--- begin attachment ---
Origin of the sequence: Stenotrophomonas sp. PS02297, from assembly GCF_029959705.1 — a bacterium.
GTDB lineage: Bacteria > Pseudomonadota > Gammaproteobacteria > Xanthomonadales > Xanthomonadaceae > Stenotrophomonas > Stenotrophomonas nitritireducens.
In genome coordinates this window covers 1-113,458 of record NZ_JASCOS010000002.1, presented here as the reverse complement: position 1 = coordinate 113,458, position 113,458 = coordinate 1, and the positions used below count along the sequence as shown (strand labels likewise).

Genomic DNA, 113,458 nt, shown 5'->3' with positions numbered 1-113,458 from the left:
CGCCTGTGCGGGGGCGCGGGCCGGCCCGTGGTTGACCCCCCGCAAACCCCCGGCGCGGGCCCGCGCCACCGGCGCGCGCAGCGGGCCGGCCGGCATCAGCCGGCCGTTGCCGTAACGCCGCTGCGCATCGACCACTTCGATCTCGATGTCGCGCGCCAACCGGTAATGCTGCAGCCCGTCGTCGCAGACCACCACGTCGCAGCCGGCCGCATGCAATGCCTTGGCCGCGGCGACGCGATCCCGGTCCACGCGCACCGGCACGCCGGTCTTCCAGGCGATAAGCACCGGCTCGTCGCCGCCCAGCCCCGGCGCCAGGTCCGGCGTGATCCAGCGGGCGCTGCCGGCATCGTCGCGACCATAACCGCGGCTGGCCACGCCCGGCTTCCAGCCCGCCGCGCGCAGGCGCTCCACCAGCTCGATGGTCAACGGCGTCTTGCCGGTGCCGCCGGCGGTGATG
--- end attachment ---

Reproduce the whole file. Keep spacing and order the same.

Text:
Origin of the sequence: Stenotrophomonas sp. PS02297, from assembly GCF_029959705.1 — a bacterium.
GTDB lineage: Bacteria > Pseudomonadota > Gammaproteobacteria > Xanthomonadales > Xanthomonadaceae > Stenotrophomonas > Stenotrophomonas nitritireducens.
In genome coordinates this window covers 1-113,458 of record NZ_JASCOS010000002.1, presented here as the reverse complement: position 1 = coordinate 113,458, position 113,458 = coordinate 1, and the positions used below count along the sequence as shown (strand labels likewise).

Genomic DNA, 113,458 nt, shown 5'->3' with positions numbered 1-113,458 from the left:
CGCCTGTGCGGGGGCGCGGGCCGGCCCGTGGTTGACCCCCCGCAAACCCCCGGCGCGGGCCCGCGCCACCGGCGCGCGCAGCGGGCCGGCCGGCATCAGCCGGCCGTTGCCGTAACGCCGCTGCGCATCGACCACTTCGATCTCGATGTCGCGCGCCAACCGGTAATGCTGCAGCCCGTCGTCGCAGACCACCACGTCGCAGCCGGCCGCATGCAATGCCTTGGCCGCGGCGACGCGATCCCGGTCCACGCGCACCGGCACGCCGGTCTTCCAGGCGATAAGCACCGGCTCGTCGCCGCCCAGCCCCGGCGCCAGGTCCGGCGTGATCCAGCGGGCGCTGCCGGCATCGTCGCGACCATAACCGCGGCTGGCCACGCCCGGCTTCCAGCCCGCCGCGCGCAGGCGCTCCACCAGCTCGATGGTCAACGGCGTCTTGCCGGTGCCGCCGGCGGTGATG